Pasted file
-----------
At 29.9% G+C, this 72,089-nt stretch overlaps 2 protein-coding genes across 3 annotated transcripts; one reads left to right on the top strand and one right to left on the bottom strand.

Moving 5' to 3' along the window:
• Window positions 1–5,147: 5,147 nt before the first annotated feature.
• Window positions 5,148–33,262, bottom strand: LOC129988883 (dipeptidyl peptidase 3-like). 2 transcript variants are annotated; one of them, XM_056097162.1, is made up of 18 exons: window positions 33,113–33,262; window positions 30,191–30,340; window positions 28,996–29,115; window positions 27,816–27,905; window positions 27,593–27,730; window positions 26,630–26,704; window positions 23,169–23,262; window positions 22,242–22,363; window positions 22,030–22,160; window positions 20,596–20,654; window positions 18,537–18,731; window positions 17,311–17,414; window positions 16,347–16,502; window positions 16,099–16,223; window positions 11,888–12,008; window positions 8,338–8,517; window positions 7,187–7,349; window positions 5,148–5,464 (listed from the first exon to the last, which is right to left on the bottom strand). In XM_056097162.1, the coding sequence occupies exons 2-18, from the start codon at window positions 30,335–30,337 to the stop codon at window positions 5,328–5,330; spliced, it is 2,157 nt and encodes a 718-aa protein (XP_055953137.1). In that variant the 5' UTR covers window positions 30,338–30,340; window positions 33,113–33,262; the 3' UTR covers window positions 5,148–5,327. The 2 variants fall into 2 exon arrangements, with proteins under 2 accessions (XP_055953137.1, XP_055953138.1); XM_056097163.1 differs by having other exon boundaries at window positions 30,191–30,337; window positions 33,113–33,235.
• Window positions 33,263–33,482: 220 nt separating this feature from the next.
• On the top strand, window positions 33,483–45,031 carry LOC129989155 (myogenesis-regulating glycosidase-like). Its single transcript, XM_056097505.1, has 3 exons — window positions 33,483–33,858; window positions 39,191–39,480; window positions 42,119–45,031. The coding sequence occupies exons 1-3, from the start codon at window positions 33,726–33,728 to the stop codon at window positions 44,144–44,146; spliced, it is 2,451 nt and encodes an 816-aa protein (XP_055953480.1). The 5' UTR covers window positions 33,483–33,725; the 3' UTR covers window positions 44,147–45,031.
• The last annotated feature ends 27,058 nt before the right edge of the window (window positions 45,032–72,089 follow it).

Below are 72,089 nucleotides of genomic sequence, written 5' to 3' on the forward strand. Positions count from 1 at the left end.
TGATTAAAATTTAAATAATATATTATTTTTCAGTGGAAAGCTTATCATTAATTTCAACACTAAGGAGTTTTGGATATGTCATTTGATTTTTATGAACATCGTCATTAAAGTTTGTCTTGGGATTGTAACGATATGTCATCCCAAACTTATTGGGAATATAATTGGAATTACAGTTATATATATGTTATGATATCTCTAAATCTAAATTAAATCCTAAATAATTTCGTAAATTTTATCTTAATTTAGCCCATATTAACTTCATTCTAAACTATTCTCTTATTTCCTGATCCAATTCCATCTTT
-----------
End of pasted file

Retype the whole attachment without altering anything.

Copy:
At 29.9% G+C, this 72,089-nt stretch overlaps 2 protein-coding genes across 3 annotated transcripts; one reads left to right on the top strand and one right to left on the bottom strand.

Moving 5' to 3' along the window:
• Window positions 1–5,147: 5,147 nt before the first annotated feature.
• Window positions 5,148–33,262, bottom strand: LOC129988883 (dipeptidyl peptidase 3-like). 2 transcript variants are annotated; one of them, XM_056097162.1, is made up of 18 exons: window positions 33,113–33,262; window positions 30,191–30,340; window positions 28,996–29,115; window positions 27,816–27,905; window positions 27,593–27,730; window positions 26,630–26,704; window positions 23,169–23,262; window positions 22,242–22,363; window positions 22,030–22,160; window positions 20,596–20,654; window positions 18,537–18,731; window positions 17,311–17,414; window positions 16,347–16,502; window positions 16,099–16,223; window positions 11,888–12,008; window positions 8,338–8,517; window positions 7,187–7,349; window positions 5,148–5,464 (listed from the first exon to the last, which is right to left on the bottom strand). In XM_056097162.1, the coding sequence occupies exons 2-18, from the start codon at window positions 30,335–30,337 to the stop codon at window positions 5,328–5,330; spliced, it is 2,157 nt and encodes a 718-aa protein (XP_055953137.1). In that variant the 5' UTR covers window positions 30,338–30,340; window positions 33,113–33,262; the 3' UTR covers window positions 5,148–5,327. The 2 variants fall into 2 exon arrangements, with proteins under 2 accessions (XP_055953137.1, XP_055953138.1); XM_056097163.1 differs by having other exon boundaries at window positions 30,191–30,337; window positions 33,113–33,235.
• Window positions 33,263–33,482: 220 nt separating this feature from the next.
• On the top strand, window positions 33,483–45,031 carry LOC129989155 (myogenesis-regulating glycosidase-like). Its single transcript, XM_056097505.1, has 3 exons — window positions 33,483–33,858; window positions 39,191–39,480; window positions 42,119–45,031. The coding sequence occupies exons 1-3, from the start codon at window positions 33,726–33,728 to the stop codon at window positions 44,144–44,146; spliced, it is 2,451 nt and encodes an 816-aa protein (XP_055953480.1). The 5' UTR covers window positions 33,483–33,725; the 3' UTR covers window positions 44,147–45,031.
• The last annotated feature ends 27,058 nt before the right edge of the window (window positions 45,032–72,089 follow it).

Below are 72,089 nucleotides of genomic sequence, written 5' to 3' on the forward strand. Positions count from 1 at the left end.
TGATTAAAATTTAAATAATATATTATTTTTCAGTGGAAAGCTTATCATTAATTTCAACACTAAGGAGTTTTGGATATGTCATTTGATTTTTATGAACATCGTCATTAAAGTTTGTCTTGGGATTGTAACGATATGTCATCCCAAACTTATTGGGAATATAATTGGAATTACAGTTATATATATGTTATGATATCTCTAAATCTAAATTAAATCCTAAATAATTTCGTAAATTTTATCTTAATTTAGCCCATATTAACTTCATTCTAAACTATTCTCTTATTTCCTGATCCAATTCCATCTTT